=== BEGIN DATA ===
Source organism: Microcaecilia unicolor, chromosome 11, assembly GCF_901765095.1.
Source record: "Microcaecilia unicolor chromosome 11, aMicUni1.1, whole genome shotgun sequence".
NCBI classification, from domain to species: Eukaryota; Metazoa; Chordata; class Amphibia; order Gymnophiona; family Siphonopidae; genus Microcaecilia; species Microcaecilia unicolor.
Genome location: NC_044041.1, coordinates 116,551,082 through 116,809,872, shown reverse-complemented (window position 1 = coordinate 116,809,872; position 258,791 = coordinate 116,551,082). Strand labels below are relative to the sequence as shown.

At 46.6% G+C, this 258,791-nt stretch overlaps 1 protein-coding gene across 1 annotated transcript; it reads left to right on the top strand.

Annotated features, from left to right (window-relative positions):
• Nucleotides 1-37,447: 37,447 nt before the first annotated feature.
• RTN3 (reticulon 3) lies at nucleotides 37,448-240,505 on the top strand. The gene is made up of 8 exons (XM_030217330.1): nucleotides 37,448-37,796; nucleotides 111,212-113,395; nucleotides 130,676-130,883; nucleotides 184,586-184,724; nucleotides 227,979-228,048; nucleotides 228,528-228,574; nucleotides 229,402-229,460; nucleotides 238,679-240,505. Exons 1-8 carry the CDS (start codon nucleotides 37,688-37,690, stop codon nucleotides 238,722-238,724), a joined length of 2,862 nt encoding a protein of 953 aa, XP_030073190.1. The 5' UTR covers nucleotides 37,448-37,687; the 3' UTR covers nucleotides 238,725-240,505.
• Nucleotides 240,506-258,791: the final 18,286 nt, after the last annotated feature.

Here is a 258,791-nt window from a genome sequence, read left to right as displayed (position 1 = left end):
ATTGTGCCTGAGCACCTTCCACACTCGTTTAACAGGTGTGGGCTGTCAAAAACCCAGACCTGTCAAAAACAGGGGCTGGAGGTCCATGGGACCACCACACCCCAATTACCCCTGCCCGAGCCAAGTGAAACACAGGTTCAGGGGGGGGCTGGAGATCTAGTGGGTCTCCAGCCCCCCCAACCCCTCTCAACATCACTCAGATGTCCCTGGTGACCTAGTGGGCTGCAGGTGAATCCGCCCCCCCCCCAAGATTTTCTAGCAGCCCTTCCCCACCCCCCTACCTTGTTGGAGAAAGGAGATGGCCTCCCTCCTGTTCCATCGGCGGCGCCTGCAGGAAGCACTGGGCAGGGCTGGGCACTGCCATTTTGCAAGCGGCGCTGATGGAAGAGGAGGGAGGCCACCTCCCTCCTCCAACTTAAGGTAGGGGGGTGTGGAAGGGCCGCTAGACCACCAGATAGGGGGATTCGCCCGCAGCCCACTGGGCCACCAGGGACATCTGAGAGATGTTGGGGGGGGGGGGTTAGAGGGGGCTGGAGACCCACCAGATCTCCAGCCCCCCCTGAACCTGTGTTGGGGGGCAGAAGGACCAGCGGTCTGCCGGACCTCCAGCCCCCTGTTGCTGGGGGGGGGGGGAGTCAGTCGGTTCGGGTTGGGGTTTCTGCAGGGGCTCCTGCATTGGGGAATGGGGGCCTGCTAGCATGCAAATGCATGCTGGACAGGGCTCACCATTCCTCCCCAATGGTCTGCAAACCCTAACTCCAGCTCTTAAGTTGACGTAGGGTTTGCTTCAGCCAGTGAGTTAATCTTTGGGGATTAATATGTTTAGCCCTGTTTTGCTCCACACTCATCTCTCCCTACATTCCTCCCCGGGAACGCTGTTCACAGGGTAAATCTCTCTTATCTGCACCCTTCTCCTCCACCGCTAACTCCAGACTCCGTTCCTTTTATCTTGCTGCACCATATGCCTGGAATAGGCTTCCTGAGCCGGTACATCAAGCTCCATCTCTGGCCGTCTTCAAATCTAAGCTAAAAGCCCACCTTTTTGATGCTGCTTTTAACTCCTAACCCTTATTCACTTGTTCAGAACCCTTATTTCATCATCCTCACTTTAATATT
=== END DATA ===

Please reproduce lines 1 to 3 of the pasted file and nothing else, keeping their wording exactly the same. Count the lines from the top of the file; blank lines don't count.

Source organism: Microcaecilia unicolor, chromosome 11, assembly GCF_901765095.1.
Source record: "Microcaecilia unicolor chromosome 11, aMicUni1.1, whole genome shotgun sequence".
NCBI classification, from domain to species: Eukaryota; Metazoa; Chordata; class Amphibia; order Gymnophiona; family Siphonopidae; genus Microcaecilia; species Microcaecilia unicolor.